DEBRE BIRHAN, Ethiopia—In Africa’s fastest-growing economy, even the most successful companies are being tested by deep-pocketed competitors and surging demand.
Take Habesha Breweries, which introduced Habesha beer just two years ago and aspires to become Ethiopia’s leading brand. The company, based in this central Ethiopian city, has expanded three times and wants to expand further. But its plans have been curtailed by the country’s depreciating currency and competition from global brands such as Heineken and Castle.
“We are really trying to keep up with the big boys,” said Jort Crevels, Habesha’s finance director. “With IFC’s support, we have no reason not play in that league.” IFC is planning to provide a syndicated-loan facility of up to €70 million to support the company’s €131 million expansion. Habesha aims to increase production nearly eightfold to 4.5 million hectoliters—or nearly 119 million gallons of beer—within five years.
“In Ethiopia, IFC’s work will help expand credit and trade and create markets, while mobilizing private financing that can become a more important factor toward diversifying the country’s economy,” said IFC CEO Philippe Le Houérou, who visited the country this week.
Rapid growth by companies such as Habesha and its competitors is expected to have a big impact on the country’s agricultural sector, from which most Ethiopians derive their livelihoods. Habesha’s projected beverage production would require 63,000 tons of barley a year. That supply would be sourced in part from 15,000 local farmers—up from 2,800 farmers today. IFC’s advisory services will help local barley farmers meet the high standards required of Habesha’s supply chain.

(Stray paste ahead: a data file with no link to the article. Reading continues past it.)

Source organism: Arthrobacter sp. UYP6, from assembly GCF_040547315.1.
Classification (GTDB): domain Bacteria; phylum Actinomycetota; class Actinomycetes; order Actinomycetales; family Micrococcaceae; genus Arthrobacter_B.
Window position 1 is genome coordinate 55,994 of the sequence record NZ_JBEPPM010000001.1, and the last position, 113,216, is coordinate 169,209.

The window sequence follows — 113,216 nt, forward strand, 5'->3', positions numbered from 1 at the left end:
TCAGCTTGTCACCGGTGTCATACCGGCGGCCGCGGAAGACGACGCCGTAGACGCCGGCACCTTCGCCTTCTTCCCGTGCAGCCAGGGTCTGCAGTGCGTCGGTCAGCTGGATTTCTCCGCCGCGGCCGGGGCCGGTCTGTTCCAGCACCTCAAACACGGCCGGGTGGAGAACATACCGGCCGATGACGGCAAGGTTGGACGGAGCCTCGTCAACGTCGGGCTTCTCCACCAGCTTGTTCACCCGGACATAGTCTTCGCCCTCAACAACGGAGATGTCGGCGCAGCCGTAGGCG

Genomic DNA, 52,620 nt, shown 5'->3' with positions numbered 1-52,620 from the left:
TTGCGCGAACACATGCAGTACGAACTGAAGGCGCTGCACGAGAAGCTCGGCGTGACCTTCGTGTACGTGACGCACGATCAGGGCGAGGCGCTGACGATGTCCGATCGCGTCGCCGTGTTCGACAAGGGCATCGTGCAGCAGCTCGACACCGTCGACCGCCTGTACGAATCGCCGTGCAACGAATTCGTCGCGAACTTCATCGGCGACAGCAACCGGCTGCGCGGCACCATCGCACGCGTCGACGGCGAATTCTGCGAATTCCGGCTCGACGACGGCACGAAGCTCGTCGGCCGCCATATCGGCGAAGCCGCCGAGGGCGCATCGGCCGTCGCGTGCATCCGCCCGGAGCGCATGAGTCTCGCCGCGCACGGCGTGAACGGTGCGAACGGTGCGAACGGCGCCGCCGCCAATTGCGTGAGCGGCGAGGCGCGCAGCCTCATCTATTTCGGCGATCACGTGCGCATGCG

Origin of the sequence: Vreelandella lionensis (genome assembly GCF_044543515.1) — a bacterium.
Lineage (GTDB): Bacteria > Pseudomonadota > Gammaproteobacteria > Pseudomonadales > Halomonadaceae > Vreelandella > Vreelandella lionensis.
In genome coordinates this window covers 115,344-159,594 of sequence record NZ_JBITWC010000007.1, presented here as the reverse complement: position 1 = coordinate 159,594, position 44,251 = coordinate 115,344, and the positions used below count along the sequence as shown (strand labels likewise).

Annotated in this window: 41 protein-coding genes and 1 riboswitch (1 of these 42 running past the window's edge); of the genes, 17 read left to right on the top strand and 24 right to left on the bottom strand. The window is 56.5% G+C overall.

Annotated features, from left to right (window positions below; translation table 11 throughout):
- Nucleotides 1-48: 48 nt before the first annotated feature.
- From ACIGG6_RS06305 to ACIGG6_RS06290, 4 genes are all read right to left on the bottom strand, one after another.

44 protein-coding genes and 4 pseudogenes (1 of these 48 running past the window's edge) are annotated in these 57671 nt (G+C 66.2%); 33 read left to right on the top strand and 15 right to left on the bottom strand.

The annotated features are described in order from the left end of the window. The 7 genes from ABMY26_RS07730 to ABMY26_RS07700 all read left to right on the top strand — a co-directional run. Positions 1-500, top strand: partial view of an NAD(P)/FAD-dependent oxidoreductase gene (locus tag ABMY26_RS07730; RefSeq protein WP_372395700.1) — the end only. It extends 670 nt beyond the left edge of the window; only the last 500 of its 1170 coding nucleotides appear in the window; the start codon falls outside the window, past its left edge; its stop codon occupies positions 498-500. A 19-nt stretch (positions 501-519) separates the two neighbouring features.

Local demand for beverages is increasing production in related industries. Juniper Glass Industries, for example, is setting up a factory close to Habesha’s. Juniper’s new facility, also expected to be supported by IFC, will produce up to 300 million bottles a year.
Local companies will face big challenges in the years ahead, however, if they can’t manage their risks. Foreign-exchange risks are a key concern. Juniper, for example, needs to import machines, equipment, and raw materials to support its expansion. But it’s a financial risk for the company to pay for these resources in foreign currencies when the local currency is depreciating.
“The only way to survive is to get rid of dollar addiction,” said Chris de Swardt, Juniper’s general manager.
IFC is finding new ways to address this concern. CEO Le Houérou signed an agreement this week with Ethiopia’s central bank to expand trade and local-currency financing—part of a broader effort by IFC to support Ethiopia by helping create new markets for private investors. Last week, IFC also entered a multi-year partnership with the central bank to strengthen Ethiopia’s nascent credit-reporting system.